Feasibility of Radiofrequency Ablation in the Management of Papillary Thyroid Cancer Under Ultra-Sound Guidance.
Recruitment status was Not yet recruiting
To study the feasibility of Radiofrequency ablation (RFA) via ultrasound guidance in the treatment of papillary thyroid cancer (PTC).
Papillary Thyroid Cancer
Procedure: Ultra-sound guided radio-frequency ablation
|Study Design:||Allocation: Randomized
Endpoint Classification: Safety/Efficacy Study
Intervention Model: Parallel Assignment
Masking: Open Label
Primary Purpose: Treatment
|Official Title:||Feasibility of Radio-Frequency Ablation in the Management of Papillary Thyroid Cancer Under Ultra-Sound Guidance|
- After the procedure, each patient will have his/her routine post-operative care and the follow up visits for surgery, without additional specified visits or procedures for the study
- Patients will be examined for any possible complications at the time of surgery.
- Patients will be followed-up accordingly for any complications.
|Study Start Date:||November 2006|
|Estimated Study Completion Date:||November 2008|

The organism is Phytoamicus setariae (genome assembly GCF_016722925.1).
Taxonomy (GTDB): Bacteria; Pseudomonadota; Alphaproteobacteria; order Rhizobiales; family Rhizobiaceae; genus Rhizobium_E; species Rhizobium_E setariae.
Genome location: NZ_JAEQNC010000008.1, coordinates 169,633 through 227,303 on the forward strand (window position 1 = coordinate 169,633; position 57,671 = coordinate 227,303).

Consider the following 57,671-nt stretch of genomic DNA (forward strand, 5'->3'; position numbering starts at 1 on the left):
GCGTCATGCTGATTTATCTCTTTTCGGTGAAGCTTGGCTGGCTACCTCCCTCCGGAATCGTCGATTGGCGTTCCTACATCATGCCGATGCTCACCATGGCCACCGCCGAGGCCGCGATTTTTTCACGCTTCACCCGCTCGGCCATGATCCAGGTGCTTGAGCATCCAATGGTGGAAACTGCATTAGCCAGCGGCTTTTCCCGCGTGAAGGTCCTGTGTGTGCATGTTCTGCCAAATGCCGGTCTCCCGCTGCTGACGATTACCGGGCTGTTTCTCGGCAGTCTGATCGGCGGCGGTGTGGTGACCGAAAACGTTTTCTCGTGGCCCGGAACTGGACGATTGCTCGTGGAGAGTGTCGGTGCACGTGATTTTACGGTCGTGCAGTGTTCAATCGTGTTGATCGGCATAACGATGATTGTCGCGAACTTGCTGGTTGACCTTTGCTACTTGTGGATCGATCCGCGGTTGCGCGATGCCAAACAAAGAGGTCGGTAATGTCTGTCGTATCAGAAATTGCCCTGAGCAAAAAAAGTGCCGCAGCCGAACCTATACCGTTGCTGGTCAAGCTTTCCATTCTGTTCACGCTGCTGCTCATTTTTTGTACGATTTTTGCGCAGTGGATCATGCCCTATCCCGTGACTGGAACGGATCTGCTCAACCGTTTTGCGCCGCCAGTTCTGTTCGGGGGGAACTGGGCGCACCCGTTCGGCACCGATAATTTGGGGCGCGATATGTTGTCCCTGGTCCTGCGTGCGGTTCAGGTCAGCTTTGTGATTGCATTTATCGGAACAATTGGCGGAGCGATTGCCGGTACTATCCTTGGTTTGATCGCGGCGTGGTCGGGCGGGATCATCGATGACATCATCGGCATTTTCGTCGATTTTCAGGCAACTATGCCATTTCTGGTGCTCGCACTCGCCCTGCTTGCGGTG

Around 23,000 cases of thyroid cancer are discovered annually in the US, and PTC accounts for 70-75% of those cases. The conventional treatment consists mainly of surgical resection, in the form of lobectomy with/without isthmusectomy, or total thyroidectomy, making it one of the most commonly performed procedures. It has high costs, and exposes the patients to morbidity of surgery and anesthesia. PTC tends to be indolent with a 90% cure rate and controversy exists regarding extent of treatment.
Percutaneous image-guided RFA has received increasing attention as a promising minimally invasive technique for the treatment of focal malignant disease. It permits the in situ destruction of tumors without necessitating their surgical excision.
Please refer to this study by its ClinicalTrials.gov identifier: NCT00381225
|Contact: Tarik Farrag, M.Demail@example.com|
|United States, Maryland|
|Johns Hopkins University, School of Medicine||Not yet recruiting|
|Baltimore, Maryland, United States, 21287|
|Principal Investigator:||Kieran Murphy, M.D||Johns Hopkins University|